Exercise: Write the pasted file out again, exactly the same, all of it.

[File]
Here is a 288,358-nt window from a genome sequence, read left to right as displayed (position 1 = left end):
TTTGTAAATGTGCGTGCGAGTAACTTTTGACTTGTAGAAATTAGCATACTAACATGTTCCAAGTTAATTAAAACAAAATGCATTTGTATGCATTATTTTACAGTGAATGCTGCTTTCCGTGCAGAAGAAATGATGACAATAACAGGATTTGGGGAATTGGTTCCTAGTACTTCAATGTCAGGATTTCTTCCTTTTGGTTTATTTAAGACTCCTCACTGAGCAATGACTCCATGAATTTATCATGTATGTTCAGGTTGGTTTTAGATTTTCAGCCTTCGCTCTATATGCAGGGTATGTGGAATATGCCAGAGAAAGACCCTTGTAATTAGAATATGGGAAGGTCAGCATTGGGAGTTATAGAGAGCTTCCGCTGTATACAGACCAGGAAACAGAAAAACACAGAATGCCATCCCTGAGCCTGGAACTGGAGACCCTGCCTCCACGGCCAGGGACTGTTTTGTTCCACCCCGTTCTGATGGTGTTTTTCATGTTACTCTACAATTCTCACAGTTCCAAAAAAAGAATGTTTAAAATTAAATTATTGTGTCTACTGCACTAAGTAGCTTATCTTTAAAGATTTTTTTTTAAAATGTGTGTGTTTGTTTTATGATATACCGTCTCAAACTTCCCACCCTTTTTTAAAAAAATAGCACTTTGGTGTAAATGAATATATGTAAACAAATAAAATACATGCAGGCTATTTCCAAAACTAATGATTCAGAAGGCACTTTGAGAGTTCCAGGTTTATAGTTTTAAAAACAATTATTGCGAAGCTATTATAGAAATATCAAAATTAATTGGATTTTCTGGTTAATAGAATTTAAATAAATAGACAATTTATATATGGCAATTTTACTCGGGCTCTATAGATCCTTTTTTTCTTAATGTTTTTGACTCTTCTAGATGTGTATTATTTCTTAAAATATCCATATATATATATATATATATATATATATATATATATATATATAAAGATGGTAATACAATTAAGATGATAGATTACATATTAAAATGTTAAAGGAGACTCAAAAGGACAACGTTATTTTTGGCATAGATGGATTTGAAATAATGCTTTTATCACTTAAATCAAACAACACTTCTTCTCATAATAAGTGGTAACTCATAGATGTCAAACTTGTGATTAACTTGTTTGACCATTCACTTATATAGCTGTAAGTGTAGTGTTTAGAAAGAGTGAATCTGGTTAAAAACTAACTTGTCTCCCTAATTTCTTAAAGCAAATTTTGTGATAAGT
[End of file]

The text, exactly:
Here is a 288,358-nt window from a genome sequence, read left to right as displayed (position 1 = left end):
TTTGTAAATGTGCGTGCGAGTAACTTTTGACTTGTAGAAATTAGCATACTAACATGTTCCAAGTTAATTAAAACAAAATGCATTTGTATGCATTATTTTACAGTGAATGCTGCTTTCCGTGCAGAAGAAATGATGACAATAACAGGATTTGGGGAATTGGTTCCTAGTACTTCAATGTCAGGATTTCTTCCTTTTGGTTTATTTAAGACTCCTCACTGAGCAATGACTCCATGAATTTATCATGTATGTTCAGGTTGGTTTTAGATTTTCAGCCTTCGCTCTATATGCAGGGTATGTGGAATATGCCAGAGAAAGACCCTTGTAATTAGAATATGGGAAGGTCAGCATTGGGAGTTATAGAGAGCTTCCGCTGTATACAGACCAGGAAACAGAAAAACACAGAATGCCATCCCTGAGCCTGGAACTGGAGACCCTGCCTCCACGGCCAGGGACTGTTTTGTTCCACCCCGTTCTGATGGTGTTTTTCATGTTACTCTACAATTCTCACAGTTCCAAAAAAAGAATGTTTAAAATTAAATTATTGTGTCTACTGCACTAAGTAGCTTATCTTTAAAGATTTTTTTTTAAAATGTGTGTGTTTGTTTTATGATATACCGTCTCAAACTTCCCACCCTTTTTTAAAAAAATAGCACTTTGGTGTAAATGAATATATGTAAACAAATAAAATACATGCAGGCTATTTCCAAAACTAATGATTCAGAAGGCACTTTGAGAGTTCCAGGTTTATAGTTTTAAAAACAATTATTGCGAAGCTATTATAGAAATATCAAAATTAATTGGATTTTCTGGTTAATAGAATTTAAATAAATAGACAATTTATATATGGCAATTTTACTCGGGCTCTATAGATCCTTTTTTTCTTAATGTTTTTGACTCTTCTAGATGTGTATTATTTCTTAAAATATCCATATATATATATATATATATATATATATATATATATATATATAAAGATGGTAATACAATTAAGATGATAGATTACATATTAAAATGTTAAAGGAGACTCAAAAGGACAACGTTATTTTTGGCATAGATGGATTTGAAATAATGCTTTTATCACTTAAATCAAACAACACTTCTTCTCATAATAAGTGGTAACTCATAGATGTCAAACTTGTGATTAACTTGTTTGACCATTCACTTATATAGCTGTAAGTGTAGTGTTTAGAAAGAGTGAATCTGGTTAAAAACTAACTTGTCTCCCTAATTTCTTAAAGCAAATTTTGTGATAAGT